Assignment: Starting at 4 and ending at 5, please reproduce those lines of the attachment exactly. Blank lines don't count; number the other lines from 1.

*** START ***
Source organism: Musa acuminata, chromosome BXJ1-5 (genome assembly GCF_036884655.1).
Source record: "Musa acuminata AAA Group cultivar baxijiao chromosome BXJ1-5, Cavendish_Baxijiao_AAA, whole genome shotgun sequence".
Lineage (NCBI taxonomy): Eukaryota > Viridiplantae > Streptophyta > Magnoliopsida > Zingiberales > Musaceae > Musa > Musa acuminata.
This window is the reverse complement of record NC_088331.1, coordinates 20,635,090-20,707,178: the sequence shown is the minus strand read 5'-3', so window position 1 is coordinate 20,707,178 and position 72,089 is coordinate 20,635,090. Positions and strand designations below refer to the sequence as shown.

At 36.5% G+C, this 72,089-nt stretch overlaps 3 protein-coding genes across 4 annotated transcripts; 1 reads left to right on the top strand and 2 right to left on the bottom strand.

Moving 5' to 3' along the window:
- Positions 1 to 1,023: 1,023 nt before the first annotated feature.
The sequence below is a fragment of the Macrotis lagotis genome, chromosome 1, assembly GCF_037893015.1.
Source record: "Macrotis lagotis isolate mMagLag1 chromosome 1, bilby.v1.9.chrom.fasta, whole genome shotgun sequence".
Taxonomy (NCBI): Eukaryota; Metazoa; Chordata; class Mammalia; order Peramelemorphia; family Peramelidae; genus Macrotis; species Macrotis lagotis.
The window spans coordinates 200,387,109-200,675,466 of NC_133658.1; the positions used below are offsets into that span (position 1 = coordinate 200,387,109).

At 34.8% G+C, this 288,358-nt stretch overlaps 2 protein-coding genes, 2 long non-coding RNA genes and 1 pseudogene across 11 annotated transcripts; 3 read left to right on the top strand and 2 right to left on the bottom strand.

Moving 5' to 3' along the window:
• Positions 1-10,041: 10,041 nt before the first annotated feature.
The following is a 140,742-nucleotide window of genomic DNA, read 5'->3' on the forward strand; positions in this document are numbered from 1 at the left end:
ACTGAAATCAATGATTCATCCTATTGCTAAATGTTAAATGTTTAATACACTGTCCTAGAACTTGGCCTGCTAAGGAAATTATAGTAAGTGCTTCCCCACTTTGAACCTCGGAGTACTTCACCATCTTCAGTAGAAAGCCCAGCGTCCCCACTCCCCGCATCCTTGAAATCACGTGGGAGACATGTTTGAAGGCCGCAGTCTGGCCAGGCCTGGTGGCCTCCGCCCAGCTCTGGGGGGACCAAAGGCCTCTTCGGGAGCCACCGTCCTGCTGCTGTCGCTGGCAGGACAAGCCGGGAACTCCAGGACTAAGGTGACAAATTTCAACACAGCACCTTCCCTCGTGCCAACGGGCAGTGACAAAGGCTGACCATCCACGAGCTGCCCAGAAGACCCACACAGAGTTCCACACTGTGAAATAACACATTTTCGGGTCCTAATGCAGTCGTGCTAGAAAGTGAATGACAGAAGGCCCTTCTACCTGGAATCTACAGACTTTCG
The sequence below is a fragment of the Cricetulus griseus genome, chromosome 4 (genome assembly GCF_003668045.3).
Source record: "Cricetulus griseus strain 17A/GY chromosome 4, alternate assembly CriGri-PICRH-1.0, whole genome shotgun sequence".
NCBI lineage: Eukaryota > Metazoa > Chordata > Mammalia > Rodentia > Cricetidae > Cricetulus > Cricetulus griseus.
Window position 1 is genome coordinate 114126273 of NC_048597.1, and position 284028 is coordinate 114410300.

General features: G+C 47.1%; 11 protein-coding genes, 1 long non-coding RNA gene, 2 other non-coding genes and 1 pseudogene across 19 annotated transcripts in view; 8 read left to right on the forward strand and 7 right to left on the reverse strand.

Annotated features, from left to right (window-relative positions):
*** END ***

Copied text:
This window is the reverse complement of record NC_088331.1, coordinates 20,635,090-20,707,178: the sequence shown is the minus strand read 5'-3', so window position 1 is coordinate 20,707,178 and position 72,089 is coordinate 20,635,090. Positions and strand designations below refer to the sequence as shown.

At 36.5% G+C, this 72,089-nt stretch overlaps 3 protein-coding genes across 4 annotated transcripts; 1 reads left to right on the top strand and 2 right to left on the bottom strand.